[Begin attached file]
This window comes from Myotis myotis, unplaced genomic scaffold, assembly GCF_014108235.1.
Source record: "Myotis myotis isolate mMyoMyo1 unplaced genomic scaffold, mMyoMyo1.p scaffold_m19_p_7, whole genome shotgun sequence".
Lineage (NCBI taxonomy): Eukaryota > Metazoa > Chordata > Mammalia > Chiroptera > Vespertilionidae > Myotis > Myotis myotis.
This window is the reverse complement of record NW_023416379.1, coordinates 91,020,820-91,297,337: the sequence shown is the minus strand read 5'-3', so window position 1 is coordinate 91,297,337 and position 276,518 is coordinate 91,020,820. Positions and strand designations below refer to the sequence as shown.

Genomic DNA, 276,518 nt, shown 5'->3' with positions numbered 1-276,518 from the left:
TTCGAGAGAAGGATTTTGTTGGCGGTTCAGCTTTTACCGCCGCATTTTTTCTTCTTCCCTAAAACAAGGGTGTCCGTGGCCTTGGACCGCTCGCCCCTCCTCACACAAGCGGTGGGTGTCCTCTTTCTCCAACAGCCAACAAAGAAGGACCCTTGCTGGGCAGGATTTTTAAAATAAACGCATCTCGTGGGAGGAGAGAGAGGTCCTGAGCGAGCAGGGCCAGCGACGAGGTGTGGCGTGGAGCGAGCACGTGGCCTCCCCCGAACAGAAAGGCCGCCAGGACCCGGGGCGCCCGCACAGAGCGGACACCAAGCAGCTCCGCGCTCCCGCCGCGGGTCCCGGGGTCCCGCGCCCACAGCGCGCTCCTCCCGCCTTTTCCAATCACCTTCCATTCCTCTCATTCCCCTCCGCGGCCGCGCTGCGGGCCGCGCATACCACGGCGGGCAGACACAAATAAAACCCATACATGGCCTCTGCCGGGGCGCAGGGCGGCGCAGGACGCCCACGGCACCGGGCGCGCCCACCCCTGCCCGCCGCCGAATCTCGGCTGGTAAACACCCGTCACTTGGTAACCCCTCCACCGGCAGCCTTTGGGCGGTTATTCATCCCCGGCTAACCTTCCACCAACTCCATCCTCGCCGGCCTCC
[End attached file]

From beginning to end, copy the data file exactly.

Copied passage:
This window comes from Myotis myotis, unplaced genomic scaffold, assembly GCF_014108235.1.
Source record: "Myotis myotis isolate mMyoMyo1 unplaced genomic scaffold, mMyoMyo1.p scaffold_m19_p_7, whole genome shotgun sequence".
Lineage (NCBI taxonomy): Eukaryota > Metazoa > Chordata > Mammalia > Chiroptera > Vespertilionidae > Myotis > Myotis myotis.
This window is the reverse complement of record NW_023416379.1, coordinates 91,020,820-91,297,337: the sequence shown is the minus strand read 5'-3', so window position 1 is coordinate 91,297,337 and position 276,518 is coordinate 91,020,820. Positions and strand designations below refer to the sequence as shown.

Genomic DNA, 276,518 nt, shown 5'->3' with positions numbered 1-276,518 from the left:
TTCGAGAGAAGGATTTTGTTGGCGGTTCAGCTTTTACCGCCGCATTTTTTCTTCTTCCCTAAAACAAGGGTGTCCGTGGCCTTGGACCGCTCGCCCCTCCTCACACAAGCGGTGGGTGTCCTCTTTCTCCAACAGCCAACAAAGAAGGACCCTTGCTGGGCAGGATTTTTAAAATAAACGCATCTCGTGGGAGGAGAGAGAGGTCCTGAGCGAGCAGGGCCAGCGACGAGGTGTGGCGTGGAGCGAGCACGTGGCCTCCCCCGAACAGAAAGGCCGCCAGGACCCGGGGCGCCCGCACAGAGCGGACACCAAGCAGCTCCGCGCTCCCGCCGCGGGTCCCGGGGTCCCGCGCCCACAGCGCGCTCCTCCCGCCTTTTCCAATCACCTTCCATTCCTCTCATTCCCCTCCGCGGCCGCGCTGCGGGCCGCGCATACCACGGCGGGCAGACACAAATAAAACCCATACATGGCCTCTGCCGGGGCGCAGGGCGGCGCAGGACGCCCACGGCACCGGGCGCGCCCACCCCTGCCCGCCGCCGAATCTCGGCTGGTAAACACCCGTCACTTGGTAACCCCTCCACCGGCAGCCTTTGGGCGGTTATTCATCCCCGGCTAACCTTCCACCAACTCCATCCTCGCCGGCCTCC